What's the international adoption process like?
In order to adopt a child from a foreign country, the U.S. Citizenship and Immigration Services require that you must be a U.S. citizen, and if you're not married you have to be at least 25 years old. You should start the process by either choosing the country you want to adopt a child from, or start by choosing an agency, which might only deal with certain countries. You can join a support group of other parents who are also waiting to adopt a child from overseas. Be aware that adoption procedures may vary from country to country.
You'll want to choose a country that is a signatory to the Hague Convention on Protection and Co-operation in Respect of Intercountry Adoption, which was designed to protect children and families who want to go through an international adoption procedure while preventing kidnapping, buying or trafficking in children. In addition, the adoption agency you deal with should be accredited for Hague Convention adoptions and be able to walk you through the process, sharing with you whatever information you need to be eligible for adopting a child. You'll have to complete a home study, send in immigration forms, and arrange a dossier of documents including information about your family's finances, health status and character.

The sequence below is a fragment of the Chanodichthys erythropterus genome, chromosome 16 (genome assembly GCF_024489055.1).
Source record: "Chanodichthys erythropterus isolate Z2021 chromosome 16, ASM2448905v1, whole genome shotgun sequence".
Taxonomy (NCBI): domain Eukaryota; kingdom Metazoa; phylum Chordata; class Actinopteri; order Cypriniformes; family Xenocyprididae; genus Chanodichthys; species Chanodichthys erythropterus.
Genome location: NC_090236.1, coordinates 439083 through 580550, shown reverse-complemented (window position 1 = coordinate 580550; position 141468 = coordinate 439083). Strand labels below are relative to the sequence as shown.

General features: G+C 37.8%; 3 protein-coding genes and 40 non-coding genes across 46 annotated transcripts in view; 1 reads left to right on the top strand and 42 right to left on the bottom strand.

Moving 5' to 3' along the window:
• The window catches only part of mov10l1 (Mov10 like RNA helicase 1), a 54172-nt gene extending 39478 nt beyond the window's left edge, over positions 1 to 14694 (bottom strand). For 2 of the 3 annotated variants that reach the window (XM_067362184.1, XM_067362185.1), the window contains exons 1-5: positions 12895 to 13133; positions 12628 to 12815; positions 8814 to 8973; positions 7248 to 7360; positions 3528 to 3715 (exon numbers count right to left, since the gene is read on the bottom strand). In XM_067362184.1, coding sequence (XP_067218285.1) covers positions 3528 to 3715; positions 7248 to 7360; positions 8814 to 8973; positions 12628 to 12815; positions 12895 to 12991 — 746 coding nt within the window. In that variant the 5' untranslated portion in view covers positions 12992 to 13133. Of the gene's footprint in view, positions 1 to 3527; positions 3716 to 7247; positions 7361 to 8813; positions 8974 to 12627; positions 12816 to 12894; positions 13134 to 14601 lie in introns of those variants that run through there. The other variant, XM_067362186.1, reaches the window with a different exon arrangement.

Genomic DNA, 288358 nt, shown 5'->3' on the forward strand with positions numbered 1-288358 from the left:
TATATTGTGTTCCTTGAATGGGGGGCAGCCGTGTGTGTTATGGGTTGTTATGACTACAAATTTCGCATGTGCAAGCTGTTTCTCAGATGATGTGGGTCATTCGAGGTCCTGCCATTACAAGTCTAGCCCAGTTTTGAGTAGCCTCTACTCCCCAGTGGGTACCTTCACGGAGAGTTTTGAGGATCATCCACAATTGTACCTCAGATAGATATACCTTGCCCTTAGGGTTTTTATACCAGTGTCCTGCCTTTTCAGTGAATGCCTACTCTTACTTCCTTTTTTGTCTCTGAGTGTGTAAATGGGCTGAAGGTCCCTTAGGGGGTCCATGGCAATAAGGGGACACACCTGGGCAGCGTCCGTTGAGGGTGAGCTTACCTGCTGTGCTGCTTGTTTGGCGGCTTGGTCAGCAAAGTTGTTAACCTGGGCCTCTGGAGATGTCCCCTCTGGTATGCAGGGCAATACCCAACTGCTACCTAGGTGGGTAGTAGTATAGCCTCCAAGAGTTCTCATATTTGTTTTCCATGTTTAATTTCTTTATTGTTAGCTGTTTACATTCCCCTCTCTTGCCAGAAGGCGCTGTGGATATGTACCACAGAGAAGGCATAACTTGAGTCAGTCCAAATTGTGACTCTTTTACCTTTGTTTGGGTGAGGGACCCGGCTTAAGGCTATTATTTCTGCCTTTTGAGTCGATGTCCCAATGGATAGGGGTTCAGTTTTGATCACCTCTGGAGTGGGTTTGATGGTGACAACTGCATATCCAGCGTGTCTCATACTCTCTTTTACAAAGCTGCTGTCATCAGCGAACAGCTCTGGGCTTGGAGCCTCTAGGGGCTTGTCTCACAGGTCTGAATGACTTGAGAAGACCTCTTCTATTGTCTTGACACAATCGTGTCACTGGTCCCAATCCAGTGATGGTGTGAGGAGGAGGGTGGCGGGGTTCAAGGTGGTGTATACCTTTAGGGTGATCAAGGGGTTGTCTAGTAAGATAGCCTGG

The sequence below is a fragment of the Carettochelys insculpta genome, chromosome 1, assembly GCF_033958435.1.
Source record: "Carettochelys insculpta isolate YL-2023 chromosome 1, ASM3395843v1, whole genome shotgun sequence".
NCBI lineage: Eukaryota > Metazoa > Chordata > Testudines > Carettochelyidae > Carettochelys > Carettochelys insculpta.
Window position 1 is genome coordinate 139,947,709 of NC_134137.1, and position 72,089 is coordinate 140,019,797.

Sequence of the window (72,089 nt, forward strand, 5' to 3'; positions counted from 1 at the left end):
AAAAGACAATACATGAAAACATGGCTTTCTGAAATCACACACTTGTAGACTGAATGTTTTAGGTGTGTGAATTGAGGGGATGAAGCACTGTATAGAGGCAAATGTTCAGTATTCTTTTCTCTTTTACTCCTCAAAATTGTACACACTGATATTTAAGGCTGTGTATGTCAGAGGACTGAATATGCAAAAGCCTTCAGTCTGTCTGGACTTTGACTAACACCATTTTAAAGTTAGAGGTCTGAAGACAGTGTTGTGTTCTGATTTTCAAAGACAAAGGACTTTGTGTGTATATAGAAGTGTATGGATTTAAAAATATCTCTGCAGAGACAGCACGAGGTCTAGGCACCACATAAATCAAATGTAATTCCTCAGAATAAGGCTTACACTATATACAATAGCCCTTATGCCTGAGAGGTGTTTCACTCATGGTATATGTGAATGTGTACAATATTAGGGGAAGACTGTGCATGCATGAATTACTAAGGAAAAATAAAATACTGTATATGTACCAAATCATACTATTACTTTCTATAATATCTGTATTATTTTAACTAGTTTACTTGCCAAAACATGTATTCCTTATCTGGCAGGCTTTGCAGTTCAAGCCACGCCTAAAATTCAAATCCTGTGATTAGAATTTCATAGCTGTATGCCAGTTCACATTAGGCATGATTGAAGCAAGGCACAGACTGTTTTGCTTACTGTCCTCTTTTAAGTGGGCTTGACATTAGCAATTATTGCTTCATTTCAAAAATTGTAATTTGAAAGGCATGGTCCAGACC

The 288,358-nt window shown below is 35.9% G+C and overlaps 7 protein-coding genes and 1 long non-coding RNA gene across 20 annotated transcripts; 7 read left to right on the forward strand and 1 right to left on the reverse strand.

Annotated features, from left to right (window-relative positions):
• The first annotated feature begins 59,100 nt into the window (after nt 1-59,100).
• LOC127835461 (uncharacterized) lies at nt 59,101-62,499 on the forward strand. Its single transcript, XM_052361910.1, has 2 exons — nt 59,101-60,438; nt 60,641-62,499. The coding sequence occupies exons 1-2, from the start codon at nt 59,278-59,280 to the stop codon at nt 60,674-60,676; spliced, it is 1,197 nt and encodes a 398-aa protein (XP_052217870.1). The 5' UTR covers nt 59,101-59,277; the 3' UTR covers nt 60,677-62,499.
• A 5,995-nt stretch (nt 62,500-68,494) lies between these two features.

Once the agency matches you up with a child, you'll be sent a packet of information and photos of him or her. You can decide whether you feel you'll be able to meet the child's needs and if you think the child will fit in well with your family. Share the medical information (if any exists) about the child with your doctor and ask for his opinion. Often, you'll have to travel to the child's country of origin at least once to meet. The U.S. Citizenship and Immigration Services have to approve the adoption and the U.S. Department of State has to let the child's country know that you've been approved as adoptive parents. Finally, you'll want to get a Certificate of U.S. Citizenship and a social security number for your child.